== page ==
The British government unveiled on Monday its coronavirus recovery plan, as health authorities announced a further 210 people had died from the virus across the UK over the last 24 hours.
The Department of Health tweeted: "As of 9 am 11 May, there have been 1,921,770 tests, with 100,490 tests on 10 May," adding: "1,400,107 people have been tested, of which 223,060 tested positive."
"As of 5 pm on 10 May, of those tested positive for coronavirus, across all settings, 32,065 have sadly died."
The government's 50-page document, called: "Our Plan to Rebuild: The U.K. Government's COVID-19 recovery strategy" is split into three steps of lifting restrictions.
The document applies only to England and states that people must respect the rules in Scotland, Wales and Northern Ireland when traveling across the border.
Speaking in parliament on Monday, Prime Minister Boris Johnson said the government's plan was "conditional and dependent" as always on the common sense of the British people.
"We have together observed the toughest restrictions on our freedoms in memory," he said.
"If the data goes the wrong way, if the alert level begins to rise, we will have no hesitation to put on the brakes – delaying or reintroducing measures locally, regionally or nationally," Johnson said.
"Our struggle against this virus has placed our country under the kind of strain that will be remembered for generations. But so too will the response of the British people."
The first step begins on May 13. Where possible, workers who can work from home should continue working remotely. Those who cannot, such as workers in construction and manufacturing, should travel to work. Those working in hospitality and retail are still exempt from going to work.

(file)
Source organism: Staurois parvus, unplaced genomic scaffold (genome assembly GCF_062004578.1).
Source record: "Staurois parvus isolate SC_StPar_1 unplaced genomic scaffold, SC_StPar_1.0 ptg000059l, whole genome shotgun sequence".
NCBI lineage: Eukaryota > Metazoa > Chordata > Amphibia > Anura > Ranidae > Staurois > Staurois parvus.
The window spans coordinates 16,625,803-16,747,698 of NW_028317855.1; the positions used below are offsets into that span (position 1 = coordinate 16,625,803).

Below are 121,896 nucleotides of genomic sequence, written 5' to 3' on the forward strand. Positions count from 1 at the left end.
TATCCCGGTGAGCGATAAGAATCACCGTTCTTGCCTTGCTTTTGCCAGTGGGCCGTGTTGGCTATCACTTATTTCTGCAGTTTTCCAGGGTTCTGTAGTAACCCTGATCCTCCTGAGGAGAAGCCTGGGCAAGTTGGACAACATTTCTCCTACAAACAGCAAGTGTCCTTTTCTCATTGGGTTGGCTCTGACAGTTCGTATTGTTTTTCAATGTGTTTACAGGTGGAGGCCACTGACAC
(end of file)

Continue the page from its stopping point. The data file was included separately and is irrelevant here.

Nannies and childminders will be allowed to return to work, allowing, in turn, more parents to go to work.
For the first time during the crisis, the government has backed homemade face coverings, saying that in some circumstances they can help reduce transmission. These are not the same as facemasks used by health professionals.
The government document said Britons should "wear a face-covering in enclosed spaces where social distancing is not always possible and they come into contact with others that they do not normally meet, for example on public transport or in some shops."
British people will be allowed unlimited outdoor exercise as the risk of infection outside the home is significantly lower than inside. Playgrounds and outdoor gyms, however, will remain closed. People will not be able to meet up with more than one person outside their household and must observe social distancing.
Travelers from abroad coming into the U.K. will be required to self-isolate for 14 days.
The second step will begin no sooner than June 1. Cultural and sports events will be allowed to take place behind closed doors for broadcast while avoiding large-scale gatherings. Restrictions on allowing people from different households will be examined and loosened following government consultations with scientific experts.
The third step will begin no sooner than July 4. The government will aim to reopen hairdressers, beauty salons, pubs, restaurants and places of worship.
"The U.K. now needs to prepare for an extended period of living with and managing the threat from the virus; this will continue to require everyone's support and adherence," the government document said.
"The threat is a collective one; the responsibility to keep everyone safe is one everyone shares. If the Government is to begin to adjust the social restrictions, it will require everyone to act thoughtfully and responsibly to keep R (rates) down, and the Government has little room for error.
"If, as restrictions are lifted, everyone chooses to act cautiously and in line with the revised guidance, R will remain low, the rate of transmission will decline further, and the Government can lift more restrictions.
"This effort must, however, be a shared and collective one; only a small number of new outbreaks would cause R to tip back above one and require the re-imposition of some restrictions."
Since originating in China last December, COVID-19, the disease caused by the novel coronavirus, has spread to at least 187 countries and regions. Europe and the U.S. are currently the worst-hit regions.
The pandemic has killed nearly 283,500 worldwide, with total infections more than 4.13 million, while recoveries neared 1.43 million, according to figures compiled by the U.S.-based Johns Hopkins University.